What can you do when you witness a spark ignite a single piece of pine straw lying among debris littering the matted dirt of a forest trail from inside a glass house?
You can watch as the flame jumps to the surrounding pine straw, remaining on the trail for only a few moments before grasping for the crisp, lifeless leaves surrounding the trees. The vibrant, livid orange climbs them, crawling up their trunks and spiraling toward their branches, turning everything it touches to black, and ash falls like snow to the ground. You can watch the birth of a wildfire explode within a place of peace, of comfort, of unadulterated life. You can watch horrified animals run, frantic, their homes being destroyed without remorse in front of you; you begin to sob because you know what it feels like to have that taken away, and because you understand what that kind of fear feels like.
The next second you blink, and your aching eyes notice another acre is engulfed in flames, the fingertips of its rage seemingly touching what once was the sky, clouds of black billowing from the forest into the air, no longer clean and refreshing. You can smell the scorched Earth, feel the screaming heat, hear the constant crackles from the flames and the thundering crashes from falling trees and limbs. You put your trembling hands against the glass, swollen eyes wide in terror, as you watch such a beautiful place get ruined by hate, and rage, and anguish.
The only thing you want, the only thing you want is to save what’s left, what’s untouched, what’s still new and beautiful and hopeful, but the best you can do is lean wearily against the glass, your inconsistent breath fogging it, and your tears leaving wet stains on your cheeks, on the floor until you are too weak to stand anymore. You can fall to your knees, your heart so incredibly and irreversibly broken you don’t care if they shatter under your weight.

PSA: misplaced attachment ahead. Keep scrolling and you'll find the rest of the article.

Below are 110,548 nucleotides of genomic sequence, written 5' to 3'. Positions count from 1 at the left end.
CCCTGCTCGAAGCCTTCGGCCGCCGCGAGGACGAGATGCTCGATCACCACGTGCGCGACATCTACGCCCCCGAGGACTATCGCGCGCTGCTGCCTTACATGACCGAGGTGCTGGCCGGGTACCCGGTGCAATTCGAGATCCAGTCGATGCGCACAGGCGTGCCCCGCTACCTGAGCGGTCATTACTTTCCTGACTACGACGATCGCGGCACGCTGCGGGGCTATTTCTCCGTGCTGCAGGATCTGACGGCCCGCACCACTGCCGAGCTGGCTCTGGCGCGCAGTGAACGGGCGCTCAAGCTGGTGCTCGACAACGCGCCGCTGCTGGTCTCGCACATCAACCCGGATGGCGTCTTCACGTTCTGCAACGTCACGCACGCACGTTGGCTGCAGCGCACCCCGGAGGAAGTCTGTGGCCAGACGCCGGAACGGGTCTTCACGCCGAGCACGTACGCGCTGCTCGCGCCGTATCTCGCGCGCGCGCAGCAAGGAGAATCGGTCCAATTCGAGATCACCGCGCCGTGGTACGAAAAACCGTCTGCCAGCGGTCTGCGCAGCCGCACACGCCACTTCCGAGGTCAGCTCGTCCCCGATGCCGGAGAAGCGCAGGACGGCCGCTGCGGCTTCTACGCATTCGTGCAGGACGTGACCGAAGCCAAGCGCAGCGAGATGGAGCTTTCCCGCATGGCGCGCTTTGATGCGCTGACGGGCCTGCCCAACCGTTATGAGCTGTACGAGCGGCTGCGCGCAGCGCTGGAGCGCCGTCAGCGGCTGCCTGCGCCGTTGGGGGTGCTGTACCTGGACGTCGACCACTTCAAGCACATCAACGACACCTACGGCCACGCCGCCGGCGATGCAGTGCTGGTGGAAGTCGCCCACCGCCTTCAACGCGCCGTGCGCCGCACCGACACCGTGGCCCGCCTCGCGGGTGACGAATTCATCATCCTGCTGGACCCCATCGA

You can recall the buckets of water sitting behind you in a row, much too small to have an effect on this disaster now, and remaining within the glass house holding them hostage; half of the forest is smothered now, tarred and smoking, the rest waiting for what seems like an inevitably malicious ending to its peace.
The glass is too hot to touch now, your tears turning to steam, but in here you are safe from the flames, despite your total disregard for own safety. This fire cannot touch you, but the howling of the forest, the panic of the animals, the scrutinizing pain from watching something you love so much getting destroyed right in front of you… that can touch you, and it does in a way that shreds you to pieces.
You wish the spark had chosen your toes instead of the pine straw, for it would hurt far less. You can pray for rain, for a tsunami, for a monsoon, for a hurricane to end this. That’s what you can do. That’s all you can do.